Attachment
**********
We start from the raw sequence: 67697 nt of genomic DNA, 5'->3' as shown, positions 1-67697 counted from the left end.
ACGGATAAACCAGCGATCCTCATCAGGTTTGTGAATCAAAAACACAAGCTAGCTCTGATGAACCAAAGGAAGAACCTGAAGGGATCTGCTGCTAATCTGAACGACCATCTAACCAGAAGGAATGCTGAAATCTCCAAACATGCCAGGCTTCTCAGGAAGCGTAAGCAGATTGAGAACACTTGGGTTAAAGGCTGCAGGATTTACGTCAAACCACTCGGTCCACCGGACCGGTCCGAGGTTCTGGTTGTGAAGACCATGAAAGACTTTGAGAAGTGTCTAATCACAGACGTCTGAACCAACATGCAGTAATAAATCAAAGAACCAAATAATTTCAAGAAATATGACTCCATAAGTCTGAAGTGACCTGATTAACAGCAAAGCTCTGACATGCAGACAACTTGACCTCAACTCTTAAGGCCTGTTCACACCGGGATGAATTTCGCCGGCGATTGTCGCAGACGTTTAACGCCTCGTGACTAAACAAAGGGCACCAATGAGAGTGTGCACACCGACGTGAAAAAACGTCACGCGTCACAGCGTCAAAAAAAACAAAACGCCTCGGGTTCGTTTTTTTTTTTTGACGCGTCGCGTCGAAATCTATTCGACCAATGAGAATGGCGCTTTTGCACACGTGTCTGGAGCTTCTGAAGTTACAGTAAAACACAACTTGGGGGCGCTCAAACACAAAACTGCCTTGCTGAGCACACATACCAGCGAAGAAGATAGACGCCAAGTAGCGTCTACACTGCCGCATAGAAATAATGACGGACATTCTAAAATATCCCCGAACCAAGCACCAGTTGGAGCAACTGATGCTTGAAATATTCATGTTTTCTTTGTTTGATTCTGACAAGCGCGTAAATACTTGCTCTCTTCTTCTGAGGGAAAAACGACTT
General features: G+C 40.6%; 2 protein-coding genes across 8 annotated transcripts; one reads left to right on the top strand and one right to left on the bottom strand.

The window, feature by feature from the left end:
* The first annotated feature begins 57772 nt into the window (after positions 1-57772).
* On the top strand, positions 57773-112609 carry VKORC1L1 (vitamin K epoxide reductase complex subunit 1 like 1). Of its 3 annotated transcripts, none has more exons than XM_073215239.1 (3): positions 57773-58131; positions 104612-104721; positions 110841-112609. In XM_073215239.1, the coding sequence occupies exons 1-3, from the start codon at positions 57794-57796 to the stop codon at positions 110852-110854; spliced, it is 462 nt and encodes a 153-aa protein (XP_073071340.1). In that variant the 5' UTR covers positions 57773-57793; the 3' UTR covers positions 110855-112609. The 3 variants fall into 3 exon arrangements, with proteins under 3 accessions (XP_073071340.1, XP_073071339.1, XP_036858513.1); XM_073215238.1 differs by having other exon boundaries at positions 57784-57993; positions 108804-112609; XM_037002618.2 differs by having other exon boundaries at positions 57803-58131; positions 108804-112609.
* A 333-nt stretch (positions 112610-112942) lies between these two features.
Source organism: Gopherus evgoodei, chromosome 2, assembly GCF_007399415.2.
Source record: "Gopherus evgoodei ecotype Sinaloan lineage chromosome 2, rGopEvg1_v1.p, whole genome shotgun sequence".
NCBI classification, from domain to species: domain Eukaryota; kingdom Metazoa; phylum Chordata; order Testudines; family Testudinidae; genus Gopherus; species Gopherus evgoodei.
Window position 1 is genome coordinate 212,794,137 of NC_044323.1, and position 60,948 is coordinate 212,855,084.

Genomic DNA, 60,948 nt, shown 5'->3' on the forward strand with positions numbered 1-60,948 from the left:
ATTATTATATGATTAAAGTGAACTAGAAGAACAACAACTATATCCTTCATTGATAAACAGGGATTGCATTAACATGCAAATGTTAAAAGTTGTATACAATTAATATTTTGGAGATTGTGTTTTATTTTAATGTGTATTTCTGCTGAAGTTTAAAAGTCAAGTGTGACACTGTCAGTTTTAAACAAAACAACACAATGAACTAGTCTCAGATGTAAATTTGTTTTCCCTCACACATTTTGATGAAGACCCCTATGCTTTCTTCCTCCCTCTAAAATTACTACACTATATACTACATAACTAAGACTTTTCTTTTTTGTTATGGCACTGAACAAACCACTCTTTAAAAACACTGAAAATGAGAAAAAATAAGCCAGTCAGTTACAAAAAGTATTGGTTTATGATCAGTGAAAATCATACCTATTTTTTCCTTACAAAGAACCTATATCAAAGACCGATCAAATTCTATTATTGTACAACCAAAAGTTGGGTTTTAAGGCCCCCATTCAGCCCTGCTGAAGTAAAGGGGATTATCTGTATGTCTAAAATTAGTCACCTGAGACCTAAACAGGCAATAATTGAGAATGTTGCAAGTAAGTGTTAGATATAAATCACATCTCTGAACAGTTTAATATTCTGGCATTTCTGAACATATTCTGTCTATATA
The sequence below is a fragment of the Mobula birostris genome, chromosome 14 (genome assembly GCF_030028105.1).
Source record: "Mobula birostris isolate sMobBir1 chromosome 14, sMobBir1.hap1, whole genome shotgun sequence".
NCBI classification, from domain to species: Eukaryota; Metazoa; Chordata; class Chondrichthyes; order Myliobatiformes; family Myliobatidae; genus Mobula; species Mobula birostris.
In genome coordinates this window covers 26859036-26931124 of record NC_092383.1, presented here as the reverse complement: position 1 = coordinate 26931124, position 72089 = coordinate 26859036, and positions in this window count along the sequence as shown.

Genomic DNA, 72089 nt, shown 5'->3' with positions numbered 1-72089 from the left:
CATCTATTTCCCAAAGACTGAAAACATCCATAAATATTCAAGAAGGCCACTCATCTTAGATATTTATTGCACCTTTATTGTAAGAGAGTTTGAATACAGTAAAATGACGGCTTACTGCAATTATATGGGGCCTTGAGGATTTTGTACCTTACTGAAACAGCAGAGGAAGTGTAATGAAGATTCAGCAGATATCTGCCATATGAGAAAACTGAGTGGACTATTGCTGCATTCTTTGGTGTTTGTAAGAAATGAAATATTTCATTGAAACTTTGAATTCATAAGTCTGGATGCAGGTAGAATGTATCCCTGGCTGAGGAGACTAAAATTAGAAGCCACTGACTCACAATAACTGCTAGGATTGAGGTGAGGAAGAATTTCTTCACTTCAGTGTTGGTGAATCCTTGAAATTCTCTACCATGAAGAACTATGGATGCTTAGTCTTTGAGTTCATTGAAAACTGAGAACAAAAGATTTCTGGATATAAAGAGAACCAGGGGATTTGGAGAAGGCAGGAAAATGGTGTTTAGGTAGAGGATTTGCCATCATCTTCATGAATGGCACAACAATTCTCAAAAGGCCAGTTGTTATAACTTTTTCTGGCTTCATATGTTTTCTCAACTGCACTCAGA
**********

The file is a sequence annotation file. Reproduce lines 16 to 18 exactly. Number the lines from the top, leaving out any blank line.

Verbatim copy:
NCBI classification, from domain to species: Eukaryota; Metazoa; Chordata; class Chondrichthyes; order Myliobatiformes; family Myliobatidae; genus Mobula; species Mobula birostris.
In genome coordinates this window covers 26859036-26931124 of record NC_092383.1, presented here as the reverse complement: position 1 = coordinate 26931124, position 72089 = coordinate 26859036, and positions in this window count along the sequence as shown.

Genomic DNA, 72089 nt, shown 5'->3' with positions numbered 1-72089 from the left: